All firms are, of course, different. What matters is how differently they express their difference.
Previously, we reviewed how firms used exhibition stands at the recent LSE law fair to stand out. Graduate recruitment stands: Canary yellow, anybody?
This time, we turn our attention to graduate recruitment brochures.
Your copy line and front-cover image starts to paint a picture of what it’s like to work for you.
Typically, firms fall into one of two camps: promoting a “careers” message, or using a theme to articulate their proposition. With the first, many do little to capture the imagination of students or differentiate the firm.
Concepts such as “opportunity” and “careers” are overused. For example: “Opportunity without limits” (Sidley), “Unparalleled opportunities” (Morgan Lewis) and “The opportunity of a lifetime” (PwC). Alternatively, “Press play on your career” (BLM) and “Your career starts now’”(Dechert).
Cliche alert: “Our culture sets us apart from many other law firms.”
Most (if not all) firms could say something similar. This approach doesn’t do enough (in the mind of a student) to set the firm apart. PwC uses its spread, reach and resources to bring its promise to life, but other claims are less convincing.
Roughly half the firms we reviewed use their brochure covers to kick off their propositions. Allen & Overy (“Made for more. It’s time”) comes top of the class, along with Linklaters (“Great change is here. Are you ready?”), Mishcon de Reya (“It’s not about the shape of things to come. It’s about the shapers”) and Taylor Wessing (“Trail blazing”).
Each firm digs deep to say something truthful and distinct. Inside, facts and figures, testimonials, case studies, and opinions bring these propositions to life. Proof-points are important, too. Allen & Overy explains its approach, services, processes and culture as evidence of its strong commitment to change and innovation, making its claim compelling (and, ultimately, different).
Mishcon de Reya might have the smallest brochure, but it packs a punch. The corporate positioning theme of “shapers” is woven into an easy-to-read narrative, scripted to appeal to students.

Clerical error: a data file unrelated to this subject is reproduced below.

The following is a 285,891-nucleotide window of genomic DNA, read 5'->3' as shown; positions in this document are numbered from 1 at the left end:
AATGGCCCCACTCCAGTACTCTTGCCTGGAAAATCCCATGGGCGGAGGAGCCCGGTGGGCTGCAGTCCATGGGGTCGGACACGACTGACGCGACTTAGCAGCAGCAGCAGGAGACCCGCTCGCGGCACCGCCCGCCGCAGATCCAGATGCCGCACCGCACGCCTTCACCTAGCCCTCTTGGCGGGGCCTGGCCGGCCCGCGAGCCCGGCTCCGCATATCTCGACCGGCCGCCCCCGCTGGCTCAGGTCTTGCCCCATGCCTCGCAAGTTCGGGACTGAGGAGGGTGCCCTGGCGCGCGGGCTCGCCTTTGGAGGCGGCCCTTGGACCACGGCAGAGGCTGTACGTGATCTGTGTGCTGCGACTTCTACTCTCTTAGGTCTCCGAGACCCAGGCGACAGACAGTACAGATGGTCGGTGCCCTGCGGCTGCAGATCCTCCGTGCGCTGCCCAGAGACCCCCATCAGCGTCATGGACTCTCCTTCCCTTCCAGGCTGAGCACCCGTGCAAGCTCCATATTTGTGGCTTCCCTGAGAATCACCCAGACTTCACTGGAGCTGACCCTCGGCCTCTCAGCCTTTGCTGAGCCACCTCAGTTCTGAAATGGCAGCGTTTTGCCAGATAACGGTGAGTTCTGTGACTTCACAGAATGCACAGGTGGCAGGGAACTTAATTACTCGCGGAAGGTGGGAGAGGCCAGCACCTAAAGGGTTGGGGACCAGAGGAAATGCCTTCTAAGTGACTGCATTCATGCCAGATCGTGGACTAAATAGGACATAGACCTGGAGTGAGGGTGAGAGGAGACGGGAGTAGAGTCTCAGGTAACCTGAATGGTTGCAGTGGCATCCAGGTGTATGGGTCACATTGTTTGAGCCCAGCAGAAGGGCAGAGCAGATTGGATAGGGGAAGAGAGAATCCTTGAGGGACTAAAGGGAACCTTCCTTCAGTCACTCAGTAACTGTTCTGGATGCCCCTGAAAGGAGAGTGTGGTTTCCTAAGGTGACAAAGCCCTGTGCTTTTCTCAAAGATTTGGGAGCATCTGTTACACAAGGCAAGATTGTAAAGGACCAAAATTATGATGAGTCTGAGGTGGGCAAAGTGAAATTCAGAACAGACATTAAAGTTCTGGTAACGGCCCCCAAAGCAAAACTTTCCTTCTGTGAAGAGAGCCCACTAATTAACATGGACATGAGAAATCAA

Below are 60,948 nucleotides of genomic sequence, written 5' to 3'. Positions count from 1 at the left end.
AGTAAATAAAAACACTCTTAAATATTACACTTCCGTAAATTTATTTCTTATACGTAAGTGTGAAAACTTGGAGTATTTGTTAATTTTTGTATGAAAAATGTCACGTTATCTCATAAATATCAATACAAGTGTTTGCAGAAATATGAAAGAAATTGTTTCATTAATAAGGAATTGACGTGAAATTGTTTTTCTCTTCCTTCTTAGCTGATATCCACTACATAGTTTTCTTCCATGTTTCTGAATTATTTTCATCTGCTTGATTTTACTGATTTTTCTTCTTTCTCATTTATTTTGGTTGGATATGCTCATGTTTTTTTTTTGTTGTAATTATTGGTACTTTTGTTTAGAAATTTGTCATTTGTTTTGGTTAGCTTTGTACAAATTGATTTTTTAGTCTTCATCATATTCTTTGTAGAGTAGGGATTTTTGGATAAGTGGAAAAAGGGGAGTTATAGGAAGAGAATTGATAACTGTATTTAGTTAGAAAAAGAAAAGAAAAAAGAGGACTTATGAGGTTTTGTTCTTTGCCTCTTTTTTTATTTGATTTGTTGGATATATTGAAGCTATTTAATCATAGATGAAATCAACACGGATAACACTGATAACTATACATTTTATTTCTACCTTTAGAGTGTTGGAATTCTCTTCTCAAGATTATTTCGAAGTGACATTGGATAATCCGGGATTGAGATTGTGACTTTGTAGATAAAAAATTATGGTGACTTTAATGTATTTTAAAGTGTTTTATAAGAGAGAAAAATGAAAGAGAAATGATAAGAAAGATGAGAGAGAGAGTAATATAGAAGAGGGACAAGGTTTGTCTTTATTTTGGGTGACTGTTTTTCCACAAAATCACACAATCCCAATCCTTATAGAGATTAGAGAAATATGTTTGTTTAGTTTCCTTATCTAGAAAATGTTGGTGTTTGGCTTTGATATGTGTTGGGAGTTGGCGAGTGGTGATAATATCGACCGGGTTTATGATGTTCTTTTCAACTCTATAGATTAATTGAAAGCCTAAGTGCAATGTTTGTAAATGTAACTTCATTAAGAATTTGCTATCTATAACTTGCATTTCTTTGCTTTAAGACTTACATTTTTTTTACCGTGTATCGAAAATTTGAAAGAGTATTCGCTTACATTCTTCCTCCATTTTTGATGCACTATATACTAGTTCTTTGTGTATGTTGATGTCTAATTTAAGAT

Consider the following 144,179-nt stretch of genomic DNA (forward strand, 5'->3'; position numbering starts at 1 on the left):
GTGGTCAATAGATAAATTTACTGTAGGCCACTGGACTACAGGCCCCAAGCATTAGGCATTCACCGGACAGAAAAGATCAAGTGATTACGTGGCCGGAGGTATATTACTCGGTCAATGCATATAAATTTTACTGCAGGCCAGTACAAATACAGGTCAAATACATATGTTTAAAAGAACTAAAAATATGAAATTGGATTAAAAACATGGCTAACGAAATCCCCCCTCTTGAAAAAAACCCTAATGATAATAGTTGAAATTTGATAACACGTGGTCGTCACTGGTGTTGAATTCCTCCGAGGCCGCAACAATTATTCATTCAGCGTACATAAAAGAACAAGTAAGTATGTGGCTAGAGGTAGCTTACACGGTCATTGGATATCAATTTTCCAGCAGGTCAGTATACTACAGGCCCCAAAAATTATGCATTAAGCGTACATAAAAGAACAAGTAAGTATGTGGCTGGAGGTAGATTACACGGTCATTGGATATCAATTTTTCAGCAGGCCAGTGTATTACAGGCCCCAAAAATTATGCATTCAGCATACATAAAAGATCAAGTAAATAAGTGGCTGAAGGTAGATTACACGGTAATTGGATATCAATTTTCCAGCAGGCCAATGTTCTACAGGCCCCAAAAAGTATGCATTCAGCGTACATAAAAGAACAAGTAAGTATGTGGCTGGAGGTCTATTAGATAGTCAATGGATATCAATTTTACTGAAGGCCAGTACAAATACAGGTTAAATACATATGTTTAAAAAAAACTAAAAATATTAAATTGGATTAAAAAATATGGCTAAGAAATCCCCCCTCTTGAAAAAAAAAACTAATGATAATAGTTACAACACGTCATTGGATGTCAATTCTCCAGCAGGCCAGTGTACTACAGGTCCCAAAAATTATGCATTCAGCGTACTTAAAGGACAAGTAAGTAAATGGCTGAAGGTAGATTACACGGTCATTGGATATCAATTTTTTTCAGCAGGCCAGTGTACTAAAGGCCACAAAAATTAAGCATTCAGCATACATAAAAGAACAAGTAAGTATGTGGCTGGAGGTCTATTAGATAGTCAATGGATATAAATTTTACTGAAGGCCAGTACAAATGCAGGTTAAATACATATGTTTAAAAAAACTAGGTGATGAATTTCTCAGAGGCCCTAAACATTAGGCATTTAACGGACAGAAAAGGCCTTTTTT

Cliche alert: “Welcome to a firm like no other.”
Inside brochures, pen-profiles of trainees, associates and partners are common, but several brochures have no accompanying photographs. Some default to unappealing passport-size pictures. Others use poorly shot (and poorly reproduced) photos. (Do all lawyers really wear black?)
Conversely, Allen & Overy has some stunning profile portraits. These ooze quality, and show people looking confident and personable (even without jackets…)
Cliche alert: “We attract the brightest and most dynamic law students.”
The size, shape and feel of your brochure can say “different”.
CMS’s concertina approach is novel, if not original. (PS. We got there first, for Ince, four years ago.)
Nearly half the brochures we reviewed (45%) were A4, with others (Ashurst, for example) differentiating themselves by being shorter or broader. A square format was the second most popular choice (36%), with many opting for a standard 21cm x 21cm (Latham & Watkins, for example). A handful of firms, such as Hogan Lovells, produced shorter or larger versions in a move to create a more physical impact.
Feel is a good way to show you’re different. The majority of brochures use a default option (coated paper), but uncoated has more tactile qualities (Herbert Smith Freehills’s is an example).
A few firms use production techniques to embellish their stories. Taylor Wessing blazes a trail – both with its proposition, and its gloss varnish.
But the final mention in this section must go to Davis Polk. It’s refreshing to see how its brochure came in a range of different-coloured covers. That certainly stood out.
Cliche alert: “Doing things differently.”
Not surprisingly, most firms project a modern feel through their brochures, even if that’s distinctly corporate (Covington). But few push the boat out visually. Of those that do, White & Case combines its graphic ampersand with a black, blue and white palette and strong typography that makes, overall, for a striking brochure.
Cliche alert: “To do things differently, we think differently.”
Previously, we applauded Travers Smith for its distinctive choice of teal. Sadly, we can’t extend that applause to its brochure. Though modern, it fails to build a convincing story (“Distinctive people. Distinctive thinking”).
The best way to show your difference is to find a distinct story, then tell it well, visually and verbally.
Allen & Overy does this. Its exhibition stand and brochure create a clear space in the market – and, more importantly, in the minds of students.